back to article Iran says its infosec defences foiled oil hack

Iran is claiming to have successfully deflected yet another large scale cyber attack on critical infrastructure in the country, this time targeted at its offshore oil installations. A brief report on the Iranian Students’ News Agency site on Monday seemed to accuse Israel and China of being behind an attack on the National …

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Joke

How do they know?

And how do they know the attack was from Israel if the IP was Chinese? Maybe it originated from a Chinese Jewish community.

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Coat

Re: How do they know?

Obviously, the mahdi down the well told them.....

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Re: How do they know?

We've identified the attackers as Israel, because we don't like them.

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Facepalm

What's more likely...

That it was a state sponsored Israeli attack (given their sophistication with Stuxnet worm, 7 years ago! just think of their advancements since then.) or a few anti-Iranian hackers (based in Israel) who couldn't penetrate the NAT setup of an Iranian oil company...

Hmm let me think about that now.

I don't doubt Stuxnet (and its associated viral colleagues) hit the Iranian Nuke plant badly else Iran would have shouted from the rooftop about how it defeated the Western Imperial Dogs etc..

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And again ...

Morons providing SCADA access via planet-connected TCP/IP get their feathers ruffled.

Grow a fucking clue, idiots. Are your "network professionals" really as stupid as they seem to be?

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FAIL

Re: And again ...Morons that can't read an article...

"The NIOOC’s IT boss Mohammad Reza Golshani explained that the attack was foiled thanks to its practice of separating internet and intranet-based machines."

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Patience mode: on (Re: And again ...Morons that can't read an article...)

If the networks were indeed airgapped, the supposed attack would be impossible. Therefore, there would be no story. Iran is, as usual, calling wolf ... Their own incompetence is legendary when it comes to technology. It's a religious thang, methinks. Alas.

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FAIL

Re: Patience mode: on (And again ...Morons that can't read an article...)

Has it not occurred to you that they might actually have two networks, only the admin one connected to the outside world?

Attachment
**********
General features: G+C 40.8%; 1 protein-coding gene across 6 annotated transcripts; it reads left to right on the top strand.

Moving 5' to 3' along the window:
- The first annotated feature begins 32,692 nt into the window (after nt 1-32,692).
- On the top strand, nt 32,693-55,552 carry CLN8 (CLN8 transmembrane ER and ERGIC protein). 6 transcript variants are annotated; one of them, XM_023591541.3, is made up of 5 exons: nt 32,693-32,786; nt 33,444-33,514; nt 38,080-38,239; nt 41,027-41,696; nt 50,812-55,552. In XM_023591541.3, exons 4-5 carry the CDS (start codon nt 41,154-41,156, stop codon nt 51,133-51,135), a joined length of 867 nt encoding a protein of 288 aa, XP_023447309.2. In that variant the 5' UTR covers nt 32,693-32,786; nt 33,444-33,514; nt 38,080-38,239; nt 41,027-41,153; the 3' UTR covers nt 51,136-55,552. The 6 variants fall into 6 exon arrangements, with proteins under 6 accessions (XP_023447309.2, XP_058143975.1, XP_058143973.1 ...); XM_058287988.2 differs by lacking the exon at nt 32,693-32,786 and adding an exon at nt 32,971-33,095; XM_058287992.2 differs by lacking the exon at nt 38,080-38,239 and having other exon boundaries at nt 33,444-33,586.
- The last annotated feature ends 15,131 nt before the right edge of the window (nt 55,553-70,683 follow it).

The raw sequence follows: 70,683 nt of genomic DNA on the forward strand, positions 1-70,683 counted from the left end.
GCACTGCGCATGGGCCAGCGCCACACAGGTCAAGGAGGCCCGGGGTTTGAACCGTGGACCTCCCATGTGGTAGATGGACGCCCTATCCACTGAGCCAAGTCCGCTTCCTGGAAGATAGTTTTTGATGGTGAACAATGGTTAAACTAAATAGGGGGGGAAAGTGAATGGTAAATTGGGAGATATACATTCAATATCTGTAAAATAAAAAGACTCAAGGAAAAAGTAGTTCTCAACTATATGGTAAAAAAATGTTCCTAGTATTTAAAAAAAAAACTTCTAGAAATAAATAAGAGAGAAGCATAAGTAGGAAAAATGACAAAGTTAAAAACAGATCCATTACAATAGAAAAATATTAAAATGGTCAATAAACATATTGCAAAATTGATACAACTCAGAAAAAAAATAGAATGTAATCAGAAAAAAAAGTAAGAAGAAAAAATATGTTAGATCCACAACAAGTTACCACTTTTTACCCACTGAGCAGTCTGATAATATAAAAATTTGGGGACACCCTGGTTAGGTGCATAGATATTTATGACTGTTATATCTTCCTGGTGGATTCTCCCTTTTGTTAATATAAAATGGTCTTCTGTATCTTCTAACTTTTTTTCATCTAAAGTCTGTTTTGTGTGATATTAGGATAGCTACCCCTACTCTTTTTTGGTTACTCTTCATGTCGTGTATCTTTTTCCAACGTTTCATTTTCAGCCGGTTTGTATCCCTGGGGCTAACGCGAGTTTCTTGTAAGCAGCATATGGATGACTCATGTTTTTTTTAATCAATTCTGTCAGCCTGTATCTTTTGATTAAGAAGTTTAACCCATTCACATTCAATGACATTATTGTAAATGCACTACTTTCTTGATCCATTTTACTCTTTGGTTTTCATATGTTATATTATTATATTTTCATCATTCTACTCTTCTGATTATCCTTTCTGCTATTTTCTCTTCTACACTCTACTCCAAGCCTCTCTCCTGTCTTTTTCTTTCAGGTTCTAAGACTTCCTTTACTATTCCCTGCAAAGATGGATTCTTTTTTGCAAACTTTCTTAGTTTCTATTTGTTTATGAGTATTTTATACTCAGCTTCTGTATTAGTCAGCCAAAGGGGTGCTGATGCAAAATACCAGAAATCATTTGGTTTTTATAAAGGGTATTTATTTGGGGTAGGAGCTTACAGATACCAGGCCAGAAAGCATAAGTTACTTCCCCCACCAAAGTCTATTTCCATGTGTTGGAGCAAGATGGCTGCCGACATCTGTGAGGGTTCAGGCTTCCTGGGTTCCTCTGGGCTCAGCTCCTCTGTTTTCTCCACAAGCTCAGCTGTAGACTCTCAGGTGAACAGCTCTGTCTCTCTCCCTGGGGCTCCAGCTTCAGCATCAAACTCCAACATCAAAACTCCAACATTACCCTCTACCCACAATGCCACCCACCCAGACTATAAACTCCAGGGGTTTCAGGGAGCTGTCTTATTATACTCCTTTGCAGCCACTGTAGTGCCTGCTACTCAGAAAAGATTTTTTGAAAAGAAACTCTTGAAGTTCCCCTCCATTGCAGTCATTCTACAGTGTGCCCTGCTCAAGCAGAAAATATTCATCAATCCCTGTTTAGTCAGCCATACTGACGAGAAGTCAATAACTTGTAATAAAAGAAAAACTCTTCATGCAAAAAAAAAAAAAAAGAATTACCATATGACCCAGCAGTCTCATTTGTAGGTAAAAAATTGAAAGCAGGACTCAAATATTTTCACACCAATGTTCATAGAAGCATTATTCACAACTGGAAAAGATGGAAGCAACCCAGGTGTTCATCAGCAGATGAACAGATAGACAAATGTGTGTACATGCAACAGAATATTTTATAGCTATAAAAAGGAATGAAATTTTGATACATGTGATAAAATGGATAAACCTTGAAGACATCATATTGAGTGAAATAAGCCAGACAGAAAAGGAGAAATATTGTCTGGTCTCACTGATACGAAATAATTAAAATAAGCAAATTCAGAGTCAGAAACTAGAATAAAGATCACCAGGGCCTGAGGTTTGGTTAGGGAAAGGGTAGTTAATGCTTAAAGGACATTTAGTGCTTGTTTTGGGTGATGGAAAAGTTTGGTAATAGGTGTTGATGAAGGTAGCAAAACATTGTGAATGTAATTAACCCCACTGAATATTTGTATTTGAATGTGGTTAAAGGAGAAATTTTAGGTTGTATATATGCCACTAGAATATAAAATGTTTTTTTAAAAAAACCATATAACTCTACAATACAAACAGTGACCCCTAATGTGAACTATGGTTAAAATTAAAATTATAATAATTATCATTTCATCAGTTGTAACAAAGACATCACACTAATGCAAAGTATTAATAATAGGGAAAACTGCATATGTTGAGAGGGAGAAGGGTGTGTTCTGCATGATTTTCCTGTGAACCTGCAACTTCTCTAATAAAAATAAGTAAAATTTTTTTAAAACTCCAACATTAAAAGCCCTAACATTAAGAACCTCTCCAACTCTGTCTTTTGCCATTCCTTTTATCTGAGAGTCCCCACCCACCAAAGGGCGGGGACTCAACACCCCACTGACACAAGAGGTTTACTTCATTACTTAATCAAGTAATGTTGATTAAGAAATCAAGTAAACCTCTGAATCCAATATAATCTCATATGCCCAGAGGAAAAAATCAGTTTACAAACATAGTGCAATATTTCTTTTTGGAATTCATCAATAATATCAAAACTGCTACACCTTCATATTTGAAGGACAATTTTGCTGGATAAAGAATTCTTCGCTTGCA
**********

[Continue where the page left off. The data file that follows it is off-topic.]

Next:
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Re: Patience mode: on (And again ...Morons that can't read an article...)

"If the networks were indeed airgapped, the supposed attack would be impossible. Therefore, there would be no story"

The story is that Israel are alleged to have attacked Iran's infrastructure again. The success or not of the attack doesn't affect whether or not it took place. If you wont read the article before posting, at least read it after people start calling you out on not having read it.

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Happy

Re: Re: Patience mode: on (And again ...Morons that can't read an article...)

"...... The success or not of the attack......" Ah, but maybe this was just a diversionary attack whilst the Eeeeevul Jooooooos parachuted Gremlins into their facilities....

So, would you prefer it if Bibi had sent cruise missiles rather than allegedly sending skiddies?

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Re: Patience mode: on (And again ...Morons that can't read an article...)

""...... The success or not of the attack......" Ah, but maybe this was just a diversionary attack whilst the Eeeeevul Jooooooos parachuted Gremlins into their facilities...."

That is truly pathetic. That you characterise any criticism as anti-Semitism. It's one of the basest ad hominems. Jewish is not the same as Israeli and one of the lowest cards the Israeli government and its supporters repeatedly plays, is to suggest at any opportunity that the two are the same. This is done - exactly for the reasons that you have just used it - to avoid actually engaging in the argument and instead dismissing it as motivated by prejudice. There is no shortage of Jewish critics of Israeli foreign policy. Are they angry about "Eeeevul Joooooos" as well? Mockery is not argument and nor are personal attacks implying anti-Semitism.

"So, would you prefer it if Bibi had sent cruise missiles rather than allegedly sending skiddies?"

And along with Ad Hominem, we can add False Dichotomy. Yes - Israel is forced to attack other countries infrastructure by virus as their only means of avoiding being forced to send missiles. Of course.

You're smarter than that, Matt.

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Anonymous Coward

Re: Patience mode: on (And again ...Morons that can't read an article...)

"You're smarter than that, Matt."

What leads you to this conclusion?

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Re: Patience mode: on (And again ...Morons that can't read an article...)